Recently there has been a great amount of research looking into the importance of non-cognitive skills in the ability of employees to acquire and retain work. The research has largely come out of the University of Chicago school of economics. The findings in much of this new research supports the efforts of much of our activities at Youth Connect, especially that subject we call Soft Skills.
… life-cycle skill formation is dynamic in nature. Skill begets skill; motivation begets motivation. Motivation cross-fosters skill, and skill cross-fosters motivation. If a child is not motivated to learn and engage early on in life, the more likely it is that when the child becomes an adult, he or she will fail in social and economic life. The longer society waits to intervene in the life cycle of a disadvantaged child, the more costly it is to remediate disadvantage.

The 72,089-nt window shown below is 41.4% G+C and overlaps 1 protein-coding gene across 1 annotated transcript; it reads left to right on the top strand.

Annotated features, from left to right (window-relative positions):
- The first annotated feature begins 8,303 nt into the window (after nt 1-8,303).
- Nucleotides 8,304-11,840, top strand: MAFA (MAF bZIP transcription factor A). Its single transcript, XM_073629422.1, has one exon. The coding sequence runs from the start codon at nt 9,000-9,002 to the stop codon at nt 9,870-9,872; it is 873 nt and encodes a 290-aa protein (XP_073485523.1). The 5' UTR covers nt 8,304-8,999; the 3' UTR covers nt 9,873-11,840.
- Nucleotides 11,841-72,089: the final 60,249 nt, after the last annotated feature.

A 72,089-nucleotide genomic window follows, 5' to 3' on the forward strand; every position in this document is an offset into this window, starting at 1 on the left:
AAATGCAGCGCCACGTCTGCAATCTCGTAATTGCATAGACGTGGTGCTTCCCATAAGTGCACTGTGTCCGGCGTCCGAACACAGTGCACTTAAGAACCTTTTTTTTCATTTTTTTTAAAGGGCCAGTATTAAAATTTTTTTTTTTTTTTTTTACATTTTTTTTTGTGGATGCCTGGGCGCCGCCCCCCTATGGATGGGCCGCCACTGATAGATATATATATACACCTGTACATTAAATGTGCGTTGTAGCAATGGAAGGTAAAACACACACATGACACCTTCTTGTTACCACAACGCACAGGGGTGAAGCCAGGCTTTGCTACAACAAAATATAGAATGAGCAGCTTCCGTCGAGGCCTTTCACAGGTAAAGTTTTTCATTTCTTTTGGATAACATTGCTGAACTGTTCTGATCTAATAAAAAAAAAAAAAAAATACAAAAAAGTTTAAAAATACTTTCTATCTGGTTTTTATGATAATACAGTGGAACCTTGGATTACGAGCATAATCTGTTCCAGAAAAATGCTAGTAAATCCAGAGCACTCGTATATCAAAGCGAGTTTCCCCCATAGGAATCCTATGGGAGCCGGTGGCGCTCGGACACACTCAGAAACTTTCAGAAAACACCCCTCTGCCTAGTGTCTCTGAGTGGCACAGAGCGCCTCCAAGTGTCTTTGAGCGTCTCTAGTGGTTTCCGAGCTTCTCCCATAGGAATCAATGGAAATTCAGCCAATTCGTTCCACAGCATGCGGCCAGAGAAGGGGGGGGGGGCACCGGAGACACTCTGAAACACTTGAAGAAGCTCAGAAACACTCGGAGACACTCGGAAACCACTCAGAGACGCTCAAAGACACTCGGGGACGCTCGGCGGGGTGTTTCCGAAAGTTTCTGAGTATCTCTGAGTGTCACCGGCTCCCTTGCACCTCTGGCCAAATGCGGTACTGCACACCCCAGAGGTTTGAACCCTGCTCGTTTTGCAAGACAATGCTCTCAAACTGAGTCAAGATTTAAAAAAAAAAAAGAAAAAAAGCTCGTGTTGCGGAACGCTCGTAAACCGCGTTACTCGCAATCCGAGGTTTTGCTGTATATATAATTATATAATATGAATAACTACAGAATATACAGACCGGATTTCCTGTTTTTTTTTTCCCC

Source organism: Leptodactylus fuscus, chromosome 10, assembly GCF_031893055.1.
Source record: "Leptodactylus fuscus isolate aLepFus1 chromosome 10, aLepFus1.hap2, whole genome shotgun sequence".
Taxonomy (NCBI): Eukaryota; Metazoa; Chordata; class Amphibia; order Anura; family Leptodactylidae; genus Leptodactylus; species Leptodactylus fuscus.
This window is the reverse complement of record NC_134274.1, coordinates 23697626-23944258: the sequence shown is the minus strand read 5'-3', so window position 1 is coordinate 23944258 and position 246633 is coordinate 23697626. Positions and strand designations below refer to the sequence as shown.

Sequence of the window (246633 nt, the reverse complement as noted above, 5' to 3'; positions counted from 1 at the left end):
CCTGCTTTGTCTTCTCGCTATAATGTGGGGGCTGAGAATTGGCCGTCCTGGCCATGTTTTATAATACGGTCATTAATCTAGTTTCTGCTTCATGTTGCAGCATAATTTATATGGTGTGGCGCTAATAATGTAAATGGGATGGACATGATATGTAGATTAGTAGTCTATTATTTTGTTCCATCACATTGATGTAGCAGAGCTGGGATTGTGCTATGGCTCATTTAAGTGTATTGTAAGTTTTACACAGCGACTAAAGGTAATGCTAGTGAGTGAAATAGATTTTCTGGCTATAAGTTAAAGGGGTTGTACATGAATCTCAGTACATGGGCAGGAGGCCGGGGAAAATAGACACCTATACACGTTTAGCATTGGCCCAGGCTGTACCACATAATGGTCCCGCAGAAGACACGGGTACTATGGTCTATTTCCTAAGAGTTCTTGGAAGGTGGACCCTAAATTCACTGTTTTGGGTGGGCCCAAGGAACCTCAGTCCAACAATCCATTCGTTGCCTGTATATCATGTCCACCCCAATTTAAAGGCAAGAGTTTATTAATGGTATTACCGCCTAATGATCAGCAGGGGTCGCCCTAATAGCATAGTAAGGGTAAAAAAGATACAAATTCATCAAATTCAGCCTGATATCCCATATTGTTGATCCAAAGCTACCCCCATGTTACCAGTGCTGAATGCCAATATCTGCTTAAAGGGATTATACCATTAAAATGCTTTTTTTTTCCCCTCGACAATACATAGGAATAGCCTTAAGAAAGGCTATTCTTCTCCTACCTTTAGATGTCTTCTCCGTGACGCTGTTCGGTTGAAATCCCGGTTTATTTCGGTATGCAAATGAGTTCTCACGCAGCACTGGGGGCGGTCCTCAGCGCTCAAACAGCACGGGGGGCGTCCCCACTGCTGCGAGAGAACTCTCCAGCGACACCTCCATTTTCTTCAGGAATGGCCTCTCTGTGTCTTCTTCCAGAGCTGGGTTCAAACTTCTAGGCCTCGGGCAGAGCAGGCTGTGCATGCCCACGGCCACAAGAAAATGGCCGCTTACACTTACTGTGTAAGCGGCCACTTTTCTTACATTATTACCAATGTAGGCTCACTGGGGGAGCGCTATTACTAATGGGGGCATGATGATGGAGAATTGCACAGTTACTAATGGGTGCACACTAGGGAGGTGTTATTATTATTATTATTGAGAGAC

I’ve attached some of the most recent studies and findings on the relation of non-cognitive skills to success in employment.